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Pakistan. Military operation in South Waziristan unlikely to succeed without political reforms

Islamabad/Brussels -The military operation in South Waziristan is unlikely to succeed in curbing the spread of religious militancy in the Federally Administered Tribal Areas (FATA), unless the Pakistan government implements political reforms in that part of the country. 



Pakistan: Countering Militancy in FATA, the latest policy report from the International Crisis Group, examines the Talibanisation in FATA, and argues that only reforms that encourage political diversity, enhance economic opportunity, and guarantee civil and political rights will address the problem. So far, short-sighted military policies have aggravated the conflict’s impact on inhabitants and fuelled Islamic militancy. The consequences are dramatic: over one million people, i.e. one third of FATA’s population, have been displaced, and the numbers are growing. Militancy and heavy-handed military force have destroyed an already deficient infrastructure and hi ndered business opportunities.

“FATA belies the military’s claims of successfully countering Islamist militant networks”, says Samina Ahmed, Crisis Group’s South Asia Project Director. “The state should rather counter religious extremism by extending constitutional rights and expanding economic opportunity”.

FATA, a tribal belt bordering Afghanistan, has been tenuously governed since independence, due to deliberate policy, rather than Pashtun tribal resistance. The region is ruled by the colonial-era Frontier Crimes Regulations. These are laws that allow the federally appointed political agent to arrest individuals or punish entire tribes for crimes committed on their territory, fuelling resentment among locals and hindering the region’s economic growth. Both the administration and judicial system rely on tribal chiefs, many of whom accept the authority of militant leaders. Thus, public sector development tends to be channelled towards local and religious elites. Poorly-trained, underpaid militias further undermine the rule of law.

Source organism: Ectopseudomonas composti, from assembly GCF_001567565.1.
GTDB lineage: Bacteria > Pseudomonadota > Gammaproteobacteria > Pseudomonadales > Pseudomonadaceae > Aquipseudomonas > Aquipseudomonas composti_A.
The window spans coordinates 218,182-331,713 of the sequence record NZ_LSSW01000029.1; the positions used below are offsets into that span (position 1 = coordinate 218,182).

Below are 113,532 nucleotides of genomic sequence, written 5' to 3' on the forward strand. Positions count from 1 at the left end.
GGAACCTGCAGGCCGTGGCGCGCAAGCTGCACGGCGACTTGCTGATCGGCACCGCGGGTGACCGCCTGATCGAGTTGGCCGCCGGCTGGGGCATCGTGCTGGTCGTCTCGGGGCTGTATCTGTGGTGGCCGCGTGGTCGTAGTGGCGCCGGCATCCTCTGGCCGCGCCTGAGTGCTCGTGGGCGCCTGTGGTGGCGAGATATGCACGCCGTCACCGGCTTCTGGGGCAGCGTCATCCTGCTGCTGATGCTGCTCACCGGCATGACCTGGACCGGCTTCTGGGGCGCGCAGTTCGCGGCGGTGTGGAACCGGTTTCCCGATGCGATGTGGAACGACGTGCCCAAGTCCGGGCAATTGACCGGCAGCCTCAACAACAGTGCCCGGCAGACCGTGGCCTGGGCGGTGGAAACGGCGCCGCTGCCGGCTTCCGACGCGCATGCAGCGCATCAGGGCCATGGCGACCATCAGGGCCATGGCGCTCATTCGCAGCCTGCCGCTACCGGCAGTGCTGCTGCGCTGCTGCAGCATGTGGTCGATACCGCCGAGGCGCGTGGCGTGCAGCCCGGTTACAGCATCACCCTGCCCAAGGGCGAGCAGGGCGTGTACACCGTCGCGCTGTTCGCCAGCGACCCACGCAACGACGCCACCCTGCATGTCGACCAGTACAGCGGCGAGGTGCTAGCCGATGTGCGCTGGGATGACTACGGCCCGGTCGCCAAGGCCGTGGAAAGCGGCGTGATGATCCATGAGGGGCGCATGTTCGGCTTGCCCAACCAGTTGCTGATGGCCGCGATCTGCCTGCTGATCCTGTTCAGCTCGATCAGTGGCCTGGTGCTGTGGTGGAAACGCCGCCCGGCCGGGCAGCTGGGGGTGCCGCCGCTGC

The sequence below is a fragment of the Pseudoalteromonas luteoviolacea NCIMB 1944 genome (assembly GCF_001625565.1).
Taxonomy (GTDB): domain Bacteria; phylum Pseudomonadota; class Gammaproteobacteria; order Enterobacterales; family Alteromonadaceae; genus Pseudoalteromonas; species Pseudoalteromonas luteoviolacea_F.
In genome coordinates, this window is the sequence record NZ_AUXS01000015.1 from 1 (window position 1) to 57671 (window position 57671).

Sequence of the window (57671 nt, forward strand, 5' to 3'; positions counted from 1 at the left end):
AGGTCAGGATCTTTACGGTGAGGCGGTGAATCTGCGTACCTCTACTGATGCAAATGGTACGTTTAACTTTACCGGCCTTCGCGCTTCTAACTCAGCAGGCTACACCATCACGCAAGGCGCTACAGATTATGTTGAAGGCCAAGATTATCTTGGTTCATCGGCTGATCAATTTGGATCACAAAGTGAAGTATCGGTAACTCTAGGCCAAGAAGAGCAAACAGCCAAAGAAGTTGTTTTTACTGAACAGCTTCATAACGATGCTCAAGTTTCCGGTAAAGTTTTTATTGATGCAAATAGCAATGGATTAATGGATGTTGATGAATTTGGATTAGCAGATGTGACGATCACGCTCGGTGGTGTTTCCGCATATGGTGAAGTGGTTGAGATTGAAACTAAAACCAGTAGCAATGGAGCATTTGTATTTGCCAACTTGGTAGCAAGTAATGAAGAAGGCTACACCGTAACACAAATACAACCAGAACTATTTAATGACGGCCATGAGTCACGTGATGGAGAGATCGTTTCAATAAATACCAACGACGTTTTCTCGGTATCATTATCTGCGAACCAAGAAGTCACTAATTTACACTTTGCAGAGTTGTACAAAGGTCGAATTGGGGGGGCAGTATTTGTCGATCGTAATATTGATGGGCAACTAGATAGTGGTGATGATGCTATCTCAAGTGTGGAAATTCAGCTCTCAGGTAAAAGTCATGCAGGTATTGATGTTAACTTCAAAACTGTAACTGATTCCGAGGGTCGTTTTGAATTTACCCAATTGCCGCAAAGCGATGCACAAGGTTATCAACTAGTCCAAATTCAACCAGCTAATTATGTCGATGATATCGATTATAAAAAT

On 14 August 2009, President Zardari announced a reform package that curtails the political administration’s arbitrary judicial and financial powers. While this is a step forward, further measures are needed to end the region’s ambiguous constitutional status. Pakistan’s government must repeal the Frontier Crimes Regulations, incorporate the region into the provincial and national justice system, and replace tribal militias with the national police. Economic growth needs to be encouraged by developing infrastructures and education opportunities.

The U.S. and the international community should combine aid with a robust dialogue on institutional reform. They may enhance the region’s development by supporting specialised economic zones that tap FATA’s indigenous resources. Finally, the military should be pressured to allow humanitarian access to the conflict zones, and to prevent the region from being used by extremist groups.

“The state’s failure to provide basic services and support economic opportunity is contributing to the growth of the insurgency”, says Robert Templer, Crisis Group’s Asia Program Director. “Only long-term political and legal reforms that extend the law of the land to FATA will reverse this tendency”.
© Crisis International -


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